[EpochTimesJuly292021](Epoch Times reporter Xie Jiaxuan comprehensive report) Winning Olympic gold medals is the dream of all contestants. Although the International Olympic Committee does not pay bonuses to medal winners, many countries will The number of medals provides rewards, sometimes even non-monetary rewards. What is the actual value of this gold medal? The following will reveal the “gold medal” quotations of various countries for you.
According to the data obtained by CNBC from national Olympic committees, sports associations, and the personal finance website Money Under 30, the actual bonuses issued by 11 participating countries are sorted below. Let’s take a look at how much money winners from these 11 countries can get home.
Gold Medal: $250,000 in prize money.
Silver Medal: $150,000 in prize money.
Bronze Medal: USD 75,000 in prize money.
Gold Medal: $236,000 in prize money.
Silver Medal: USD 71,000 in prize money.
Bronze Medal: $24,000 in prize money.
Gold Medal: USD 213,000 in prize money.
Silver Medal: $107,000 in prize money.
Bronze Medal: USD 71,000 in prize money.
4. The Philippines
Philippine weightlifter Hidilyn Diaz won the country’s first ever Olympic gold medal at the Tokyo Olympics this week.
According to local media RAPPLER, the Philippine government’s award for the first gold for Dias will include at least 33 million pesos (approximately US$600,000), two houses and free air tickets for life.
Gold medal: 200,000 US dollars bonus.
Silver Medal: $99,000 in prize money.
Bronze Medal: $40,000 in prize money.
Gold Medal: USD 168,000 in prize money.
Silver Medal: $126,000 in prize money.
Bronze Medal: $96,000 in prize money.
Gold Medal: $49,000 in prize money.
Silver Medal: $29,000 in prize money.
Bronze Medal: $20,000 in prize money.
Gold Medal: $45,000 in prize money.
Silver Medal: $18,000 in prize money.
Bronze Medal: $9,000 in prize money.
8. United States (USA)
This time, more than 600 American athletes participated in the Tokyo Olympics. By noon on the 29th Eastern Time, the United States had won 11 gold medals, 11 silver medals and 9 bronze medals. Unless the athletes report a total income of more than $1 million, most of the bonuses do not need to be taxed.
Gold Medal: $37,500 in prize money.
Silver Medal: $22,500 in prize money.
Bronze Medal: $15,000 in prize money.
In addition to the above bonuses, American athletes can also receive financial aid including health insurance, access to top medical facilities and university tuition.
Unmish Parthasarathi, founder of the consultancy Picture Board, said that the U.S. sports economy is mainly driven by the private sector, which enables athletes to turn their talents into cash. In contrast, sports initiatives in many countries such as India Promoted by the government, so the government sometimes uses higher bonuses to encourage the growing sports culture.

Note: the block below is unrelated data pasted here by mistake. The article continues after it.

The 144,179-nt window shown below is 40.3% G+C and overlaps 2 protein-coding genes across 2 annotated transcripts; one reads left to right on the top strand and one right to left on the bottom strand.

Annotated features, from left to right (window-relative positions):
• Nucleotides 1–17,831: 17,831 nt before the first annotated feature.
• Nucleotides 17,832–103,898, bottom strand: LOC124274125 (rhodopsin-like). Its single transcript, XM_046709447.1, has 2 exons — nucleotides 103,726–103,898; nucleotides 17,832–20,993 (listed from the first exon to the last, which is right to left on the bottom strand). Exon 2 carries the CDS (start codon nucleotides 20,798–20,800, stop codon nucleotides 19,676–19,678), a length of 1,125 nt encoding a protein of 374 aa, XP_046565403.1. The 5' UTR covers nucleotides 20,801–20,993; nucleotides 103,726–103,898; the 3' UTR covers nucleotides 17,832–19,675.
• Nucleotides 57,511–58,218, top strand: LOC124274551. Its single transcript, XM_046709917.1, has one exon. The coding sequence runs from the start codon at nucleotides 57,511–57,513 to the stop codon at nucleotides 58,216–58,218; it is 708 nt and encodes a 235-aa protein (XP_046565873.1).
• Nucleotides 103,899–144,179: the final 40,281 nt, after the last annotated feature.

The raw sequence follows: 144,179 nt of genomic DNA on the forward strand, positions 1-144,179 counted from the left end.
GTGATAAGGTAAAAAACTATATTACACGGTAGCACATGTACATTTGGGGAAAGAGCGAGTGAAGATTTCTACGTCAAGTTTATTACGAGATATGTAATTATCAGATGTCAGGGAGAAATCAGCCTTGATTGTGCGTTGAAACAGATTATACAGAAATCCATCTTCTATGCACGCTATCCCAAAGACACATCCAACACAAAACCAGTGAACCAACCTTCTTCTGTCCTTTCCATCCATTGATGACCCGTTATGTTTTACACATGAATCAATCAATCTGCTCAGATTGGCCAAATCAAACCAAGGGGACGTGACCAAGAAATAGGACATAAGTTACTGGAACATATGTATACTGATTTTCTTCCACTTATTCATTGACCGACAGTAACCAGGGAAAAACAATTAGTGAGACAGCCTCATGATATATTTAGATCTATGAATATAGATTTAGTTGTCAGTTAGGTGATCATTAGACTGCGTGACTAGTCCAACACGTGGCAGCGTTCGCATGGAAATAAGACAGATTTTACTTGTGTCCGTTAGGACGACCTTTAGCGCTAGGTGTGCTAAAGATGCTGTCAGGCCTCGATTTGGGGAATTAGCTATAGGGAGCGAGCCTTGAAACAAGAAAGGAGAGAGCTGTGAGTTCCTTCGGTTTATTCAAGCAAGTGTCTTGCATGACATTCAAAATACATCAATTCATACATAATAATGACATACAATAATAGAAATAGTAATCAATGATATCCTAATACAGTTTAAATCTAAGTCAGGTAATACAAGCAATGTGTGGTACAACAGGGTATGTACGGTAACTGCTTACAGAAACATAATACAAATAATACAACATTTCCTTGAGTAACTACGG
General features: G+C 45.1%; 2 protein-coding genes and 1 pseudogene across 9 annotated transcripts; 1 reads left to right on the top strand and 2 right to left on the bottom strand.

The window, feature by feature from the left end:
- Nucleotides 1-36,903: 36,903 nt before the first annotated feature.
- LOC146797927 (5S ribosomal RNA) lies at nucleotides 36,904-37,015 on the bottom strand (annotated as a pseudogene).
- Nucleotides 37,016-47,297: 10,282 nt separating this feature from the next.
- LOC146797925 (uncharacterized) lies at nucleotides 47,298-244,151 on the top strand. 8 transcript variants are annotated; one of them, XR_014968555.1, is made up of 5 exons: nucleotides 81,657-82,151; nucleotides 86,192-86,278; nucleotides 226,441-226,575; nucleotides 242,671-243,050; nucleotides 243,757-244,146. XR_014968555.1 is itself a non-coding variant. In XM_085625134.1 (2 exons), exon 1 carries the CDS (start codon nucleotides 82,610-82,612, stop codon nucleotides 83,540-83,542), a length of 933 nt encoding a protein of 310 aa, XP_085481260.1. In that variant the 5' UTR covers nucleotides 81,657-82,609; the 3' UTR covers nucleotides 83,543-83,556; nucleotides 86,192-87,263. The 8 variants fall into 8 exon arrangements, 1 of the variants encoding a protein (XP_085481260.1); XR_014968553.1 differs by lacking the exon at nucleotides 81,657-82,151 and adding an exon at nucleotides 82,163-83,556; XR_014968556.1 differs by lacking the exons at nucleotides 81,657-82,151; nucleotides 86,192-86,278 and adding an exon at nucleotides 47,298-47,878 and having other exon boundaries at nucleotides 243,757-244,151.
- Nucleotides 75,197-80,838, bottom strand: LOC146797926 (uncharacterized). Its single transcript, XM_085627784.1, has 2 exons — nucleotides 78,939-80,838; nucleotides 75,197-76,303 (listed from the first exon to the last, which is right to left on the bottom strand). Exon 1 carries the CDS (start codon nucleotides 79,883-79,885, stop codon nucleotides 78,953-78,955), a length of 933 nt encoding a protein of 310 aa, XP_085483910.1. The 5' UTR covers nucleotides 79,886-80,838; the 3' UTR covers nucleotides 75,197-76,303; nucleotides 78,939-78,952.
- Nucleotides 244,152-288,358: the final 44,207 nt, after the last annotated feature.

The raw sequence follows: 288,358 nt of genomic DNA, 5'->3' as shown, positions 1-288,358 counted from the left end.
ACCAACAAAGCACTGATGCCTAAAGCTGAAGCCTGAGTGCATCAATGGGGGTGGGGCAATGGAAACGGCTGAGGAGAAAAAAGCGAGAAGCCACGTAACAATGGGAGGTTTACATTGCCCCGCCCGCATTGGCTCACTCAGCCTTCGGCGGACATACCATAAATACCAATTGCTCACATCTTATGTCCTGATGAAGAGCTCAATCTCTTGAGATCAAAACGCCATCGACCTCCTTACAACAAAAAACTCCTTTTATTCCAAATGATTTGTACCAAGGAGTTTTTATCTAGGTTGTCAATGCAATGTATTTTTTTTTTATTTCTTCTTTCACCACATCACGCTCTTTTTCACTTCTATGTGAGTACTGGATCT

9. South Africa
Gold Medal: $37,000 in prize money.
Silver Medal: $19,000 in prize money.
Bronze Medal: $7,000 in prize money.
Gold Medal: $16,000 in prize money.
Silver Medal: $12,000 in prize money.
Bronze Medal: $8,000 bonus.
Gold Medal: $15,000 in prize money.
Silver Medal: $11,000 in prize money.
Bronze Medal: $7,000 in prize money.
How do American Olympians make money?
In addition to receiving awards from the national government, Olympic athletes also rely on other sources of income for sports activities, including: getting subsidies or training subsidies from the National Sports Association. Outstanding athletes can get bonuses by winning domestic and international competitions, or through Various other jobs receive a fixed salary.
According to “Forbes” reports, most American team athletes do not have sports agents, some have no sponsors or spokespersons at all, and a few athletes may receive millions of dollars in endorsements or sponsorship contracts before the Olympics or after their achievements during the competition. . For example, tennis star Naomi Osaka earned $55 million through endorsements in 12 months and was named the highest-paid female athlete ever.
But profitable transactions are rare and hard to be said to be the norm.
Parasarati, founder of the consulting firm Picture Board, pointed out that some athletes will choose to work as coaches after retirement because people are willing to pay higher prices for former Olympians.
Editor in charge: Li Yuan#